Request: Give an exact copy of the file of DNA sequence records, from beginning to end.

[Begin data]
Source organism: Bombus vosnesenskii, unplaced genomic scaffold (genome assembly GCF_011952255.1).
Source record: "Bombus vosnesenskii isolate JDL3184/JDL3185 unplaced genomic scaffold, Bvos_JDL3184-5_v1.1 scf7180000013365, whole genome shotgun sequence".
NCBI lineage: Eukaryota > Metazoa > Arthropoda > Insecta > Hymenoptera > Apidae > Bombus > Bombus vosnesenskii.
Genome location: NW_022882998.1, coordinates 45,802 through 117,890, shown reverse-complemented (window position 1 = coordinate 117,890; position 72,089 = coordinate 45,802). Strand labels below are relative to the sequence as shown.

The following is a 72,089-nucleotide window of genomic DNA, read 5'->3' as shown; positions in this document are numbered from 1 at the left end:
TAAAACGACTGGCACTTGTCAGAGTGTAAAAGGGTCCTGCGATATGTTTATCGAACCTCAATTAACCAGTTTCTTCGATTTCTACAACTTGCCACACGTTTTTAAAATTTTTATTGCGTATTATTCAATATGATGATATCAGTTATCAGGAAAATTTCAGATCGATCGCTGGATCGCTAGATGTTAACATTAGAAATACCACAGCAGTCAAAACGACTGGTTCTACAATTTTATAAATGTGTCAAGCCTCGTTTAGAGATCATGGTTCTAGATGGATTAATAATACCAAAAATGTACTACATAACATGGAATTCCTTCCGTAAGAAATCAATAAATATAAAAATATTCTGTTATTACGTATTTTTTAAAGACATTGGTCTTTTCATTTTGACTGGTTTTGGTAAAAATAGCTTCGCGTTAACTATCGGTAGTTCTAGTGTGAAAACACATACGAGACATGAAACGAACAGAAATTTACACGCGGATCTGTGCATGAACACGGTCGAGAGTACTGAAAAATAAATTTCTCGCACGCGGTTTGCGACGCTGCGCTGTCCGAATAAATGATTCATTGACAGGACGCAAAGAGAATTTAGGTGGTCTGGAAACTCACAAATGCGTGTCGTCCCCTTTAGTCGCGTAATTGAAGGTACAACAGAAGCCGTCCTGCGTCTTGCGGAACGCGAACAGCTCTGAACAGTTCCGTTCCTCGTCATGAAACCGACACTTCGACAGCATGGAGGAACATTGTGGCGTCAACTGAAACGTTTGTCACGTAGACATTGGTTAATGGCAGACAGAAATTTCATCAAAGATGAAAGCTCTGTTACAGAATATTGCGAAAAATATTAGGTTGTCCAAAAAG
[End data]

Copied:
Source organism: Bombus vosnesenskii, unplaced genomic scaffold (genome assembly GCF_011952255.1).
Source record: "Bombus vosnesenskii isolate JDL3184/JDL3185 unplaced genomic scaffold, Bvos_JDL3184-5_v1.1 scf7180000013365, whole genome shotgun sequence".
NCBI lineage: Eukaryota > Metazoa > Arthropoda > Insecta > Hymenoptera > Apidae > Bombus > Bombus vosnesenskii.
Genome location: NW_022882998.1, coordinates 45,802 through 117,890, shown reverse-complemented (window position 1 = coordinate 117,890; position 72,089 = coordinate 45,802). Strand labels below are relative to the sequence as shown.

The following is a 72,089-nucleotide window of genomic DNA, read 5'->3' as shown; positions in this document are numbered from 1 at the left end:
TAAAACGACTGGCACTTGTCAGAGTGTAAAAGGGTCCTGCGATATGTTTATCGAACCTCAATTAACCAGTTTCTTCGATTTCTACAACTTGCCACACGTTTTTAAAATTTTTATTGCGTATTATTCAATATGATGATATCAGTTATCAGGAAAATTTCAGATCGATCGCTGGATCGCTAGATGTTAACATTAGAAATACCACAGCAGTCAAAACGACTGGTTCTACAATTTTATAAATGTGTCAAGCCTCGTTTAGAGATCATGGTTCTAGATGGATTAATAATACCAAAAATGTACTACATAACATGGAATTCCTTCCGTAAGAAATCAATAAATATAAAAATATTCTGTTATTACGTATTTTTTAAAGACATTGGTCTTTTCATTTTGACTGGTTTTGGTAAAAATAGCTTCGCGTTAACTATCGGTAGTTCTAGTGTGAAAACACATACGAGACATGAAACGAACAGAAATTTACACGCGGATCTGTGCATGAACACGGTCGAGAGTACTGAAAAATAAATTTCTCGCACGCGGTTTGCGACGCTGCGCTGTCCGAATAAATGATTCATTGACAGGACGCAAAGAGAATTTAGGTGGTCTGGAAACTCACAAATGCGTGTCGTCCCCTTTAGTCGCGTAATTGAAGGTACAACAGAAGCCGTCCTGCGTCTTGCGGAACGCGAACAGCTCTGAACAGTTCCGTTCCTCGTCATGAAACCGACACTTCGACAGCATGGAGGAACATTGTGGCGTCAACTGAAACGTTTGTCACGTAGACATTGGTTAATGGCAGACAGAAATTTCATCAAAGATGAAAGCTCTGTTACAGAATATTGCGAAAAATATTAGGTTGTCCAAAAAG